Tuesday, April 26, 2016

The Environmental and Health Benefits of Trees in Cities– a Literature Review

Lost Ecosystem Services and Vanishing Ecologic...
Lost Ecosystem Services and Vanishing Ecological Roles. Forest ecosystems in the tropics and subtropics are being quickly replaced by industrial crops and plantations. This provides large amounts of goods for national and international markets, but results in the loss of crucial ecosystem services mediated by ecological processes. In Argentina and Bolivia, the Chaco thorn forest (A) is being felled at a rate considered among the highest in the world (B), to give way to soybean cultivation (C). (Photo credit: Wikipedia)
Health and climate related ecosystem services provided by street trees in the urban environment (17 page pdf, Environmental Health, Mar. 8, 2016)

Today we review an extensive literature review (with 156 references) of research concerned with the role of trees in an urban ecosystem services (ESS) framework and how that affects the environment, health and climate change mitigation for cities. Past studies have focused not only on the health benefits of trees, but also the conditions where trees can lead to lower air quality.

The paper describes the physical role of trees in allowing for more moisture to be released from the soil to the atmosphere as well as the effectiveness of some trees (with large leaves) to capture air pollutants while at the same time reducing the ventilation and dilution of pollution along tree-lined streets. Pollen from trees causes asthma and allergies in as much as half the population of some cities. The authors suggest that a systems dynamics approach might help to consider the many dynamic processes involved in order to improve urban planning into the use of trees.

 Key Quotes:

“current scientific understanding of the impact of street trees on human health and the urban environment has been limited by predominantly regional-scale reductionist approaches which consider vegetation generally and/or single out individual services or impacts without considering the wider synergistic impacts of street trees on urban ecosystems. “

Key Points:
  1. “the diversity in ESS for urban street trees, as well as
  2. the importance of tree species, density and location in service provision for any given location, and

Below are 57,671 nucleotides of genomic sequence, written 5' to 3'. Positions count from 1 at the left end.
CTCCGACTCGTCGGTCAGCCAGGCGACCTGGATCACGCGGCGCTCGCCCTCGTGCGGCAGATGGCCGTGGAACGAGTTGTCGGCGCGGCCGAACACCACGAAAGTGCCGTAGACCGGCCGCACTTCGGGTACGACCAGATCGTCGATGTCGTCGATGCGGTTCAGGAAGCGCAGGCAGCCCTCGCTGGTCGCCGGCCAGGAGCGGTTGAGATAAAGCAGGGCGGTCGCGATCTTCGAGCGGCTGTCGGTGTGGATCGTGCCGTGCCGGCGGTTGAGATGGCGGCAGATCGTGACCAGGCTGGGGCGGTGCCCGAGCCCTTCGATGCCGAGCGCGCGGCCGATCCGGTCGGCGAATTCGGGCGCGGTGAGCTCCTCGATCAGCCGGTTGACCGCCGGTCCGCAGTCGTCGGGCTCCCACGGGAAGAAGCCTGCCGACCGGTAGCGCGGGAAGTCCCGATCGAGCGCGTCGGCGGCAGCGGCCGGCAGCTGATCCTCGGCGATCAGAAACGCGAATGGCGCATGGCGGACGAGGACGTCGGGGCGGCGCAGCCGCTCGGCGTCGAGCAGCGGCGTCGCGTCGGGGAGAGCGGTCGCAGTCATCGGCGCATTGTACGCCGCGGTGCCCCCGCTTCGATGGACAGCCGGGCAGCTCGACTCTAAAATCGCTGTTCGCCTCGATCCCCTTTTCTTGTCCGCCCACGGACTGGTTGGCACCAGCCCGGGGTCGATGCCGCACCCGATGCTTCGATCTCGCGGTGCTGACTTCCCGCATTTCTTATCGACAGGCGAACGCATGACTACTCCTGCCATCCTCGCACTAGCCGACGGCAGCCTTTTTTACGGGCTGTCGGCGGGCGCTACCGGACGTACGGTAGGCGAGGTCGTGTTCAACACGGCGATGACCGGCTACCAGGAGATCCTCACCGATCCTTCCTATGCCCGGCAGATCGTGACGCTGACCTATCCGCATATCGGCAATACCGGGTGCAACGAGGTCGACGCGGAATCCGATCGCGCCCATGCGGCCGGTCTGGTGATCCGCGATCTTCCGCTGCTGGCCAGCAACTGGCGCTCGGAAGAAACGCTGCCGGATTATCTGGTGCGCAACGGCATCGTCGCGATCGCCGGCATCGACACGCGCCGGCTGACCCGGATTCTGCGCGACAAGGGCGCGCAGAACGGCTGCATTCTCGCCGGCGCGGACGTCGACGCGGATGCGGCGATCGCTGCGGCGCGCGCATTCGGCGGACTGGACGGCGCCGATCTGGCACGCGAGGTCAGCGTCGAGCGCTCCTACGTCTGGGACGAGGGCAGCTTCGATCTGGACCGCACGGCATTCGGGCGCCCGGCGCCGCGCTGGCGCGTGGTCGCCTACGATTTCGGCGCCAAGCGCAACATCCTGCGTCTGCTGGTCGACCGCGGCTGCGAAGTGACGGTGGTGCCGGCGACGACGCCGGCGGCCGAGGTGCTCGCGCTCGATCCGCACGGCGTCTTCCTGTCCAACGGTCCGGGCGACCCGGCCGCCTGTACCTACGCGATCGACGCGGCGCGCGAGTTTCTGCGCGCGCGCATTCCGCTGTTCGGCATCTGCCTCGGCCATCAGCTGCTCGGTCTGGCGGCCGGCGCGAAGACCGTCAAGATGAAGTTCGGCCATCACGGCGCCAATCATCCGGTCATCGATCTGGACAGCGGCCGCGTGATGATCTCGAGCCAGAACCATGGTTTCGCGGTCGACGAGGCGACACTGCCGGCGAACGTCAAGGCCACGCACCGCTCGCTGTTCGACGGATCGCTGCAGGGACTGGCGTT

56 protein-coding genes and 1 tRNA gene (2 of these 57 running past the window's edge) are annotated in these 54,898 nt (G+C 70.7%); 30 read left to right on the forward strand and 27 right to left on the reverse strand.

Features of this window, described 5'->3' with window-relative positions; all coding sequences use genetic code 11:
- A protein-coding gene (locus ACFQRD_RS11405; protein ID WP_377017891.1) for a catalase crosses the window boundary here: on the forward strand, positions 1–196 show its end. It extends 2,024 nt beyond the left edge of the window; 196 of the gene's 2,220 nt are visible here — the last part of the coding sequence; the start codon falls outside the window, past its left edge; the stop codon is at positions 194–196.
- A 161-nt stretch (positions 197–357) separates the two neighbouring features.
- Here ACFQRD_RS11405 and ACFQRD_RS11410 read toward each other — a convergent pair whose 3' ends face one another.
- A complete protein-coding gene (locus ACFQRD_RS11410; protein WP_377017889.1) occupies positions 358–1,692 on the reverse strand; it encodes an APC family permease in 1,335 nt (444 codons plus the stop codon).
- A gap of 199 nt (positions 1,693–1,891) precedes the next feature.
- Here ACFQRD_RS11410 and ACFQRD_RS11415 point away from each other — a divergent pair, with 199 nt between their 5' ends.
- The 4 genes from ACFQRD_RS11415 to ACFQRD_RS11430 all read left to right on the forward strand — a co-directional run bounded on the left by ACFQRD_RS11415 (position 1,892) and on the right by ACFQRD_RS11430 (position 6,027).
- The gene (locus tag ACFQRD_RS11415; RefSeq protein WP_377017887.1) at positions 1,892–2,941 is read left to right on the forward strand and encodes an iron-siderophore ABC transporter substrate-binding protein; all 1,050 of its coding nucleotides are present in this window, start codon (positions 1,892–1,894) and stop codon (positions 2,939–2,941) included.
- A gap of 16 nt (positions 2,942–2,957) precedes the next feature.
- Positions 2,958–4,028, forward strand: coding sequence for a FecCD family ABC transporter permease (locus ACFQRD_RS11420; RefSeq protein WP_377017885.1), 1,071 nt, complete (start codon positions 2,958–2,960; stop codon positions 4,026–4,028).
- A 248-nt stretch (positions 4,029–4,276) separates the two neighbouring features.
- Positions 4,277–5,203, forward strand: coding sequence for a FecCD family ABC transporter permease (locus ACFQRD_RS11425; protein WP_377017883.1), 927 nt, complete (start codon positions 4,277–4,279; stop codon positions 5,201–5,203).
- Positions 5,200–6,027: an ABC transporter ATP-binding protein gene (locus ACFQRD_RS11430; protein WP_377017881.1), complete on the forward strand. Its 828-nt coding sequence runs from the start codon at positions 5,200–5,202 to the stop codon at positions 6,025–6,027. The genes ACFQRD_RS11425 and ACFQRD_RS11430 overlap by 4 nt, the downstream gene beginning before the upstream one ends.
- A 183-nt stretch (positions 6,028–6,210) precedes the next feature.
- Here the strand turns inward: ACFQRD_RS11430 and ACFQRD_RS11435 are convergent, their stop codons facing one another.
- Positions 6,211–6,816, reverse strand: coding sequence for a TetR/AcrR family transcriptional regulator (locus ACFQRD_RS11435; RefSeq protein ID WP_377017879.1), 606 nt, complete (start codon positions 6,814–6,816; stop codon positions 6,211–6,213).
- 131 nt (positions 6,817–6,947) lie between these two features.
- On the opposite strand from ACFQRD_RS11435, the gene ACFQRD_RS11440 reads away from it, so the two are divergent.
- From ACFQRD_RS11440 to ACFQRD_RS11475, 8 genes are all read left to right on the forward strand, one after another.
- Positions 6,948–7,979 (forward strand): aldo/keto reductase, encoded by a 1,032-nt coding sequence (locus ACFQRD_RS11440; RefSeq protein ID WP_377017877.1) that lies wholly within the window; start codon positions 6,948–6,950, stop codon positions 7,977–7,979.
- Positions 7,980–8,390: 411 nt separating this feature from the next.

3. the implications and potential health and societal effects of optimising for a singular service
“in Bangalore, India ..afternoon ambient air temperatures were 5.6 °C lower in roads lined with trees, and road surface temperatures 27.5 °C lower than those measured in comparable tree-less streets “

“The potential impact of street trees on air quality remains one of the most poorly understood aspects of the studied ecosystem services and benefits …Most studies at regional or city scales show a modest modelled reduction in pollution concentration of less than 5 % resulting from urban vegetation”

Trees absorb CO2 and gaseous pollutants such as O3, NO2, SO2 primarily by uptake via leaf stomata or surface, and accumulate airborne particulates (by interception, impaction or sedimentation) more effectively than other urban surfaces“

“Trees emit biogenic volatile organic compounds (bVOCs) as a reaction to stress in their environment, such as high light intensities and/or temperatures or low water availability .. Isoprene is the most abundantly emitted bVOC [92]. In the presence of NOx and sunlight, isoprene contributes to ozone formation“

“Exposure to allergenic pollen from trees is associated with a range of health effects, including allergic rhinitis, exacerbation of asthma in susceptible individuals, and eczema.. Estimates of the levels of tree pollen allergies in the population range from around 5 % to over 50 % in Europe”

“systems dynamics approaches could also be used to capture the complexity and dynamic interactions occurring within urban systems, and has been used previously to integrate information from different disciplines and sectors whilst maintaining a health focus.”

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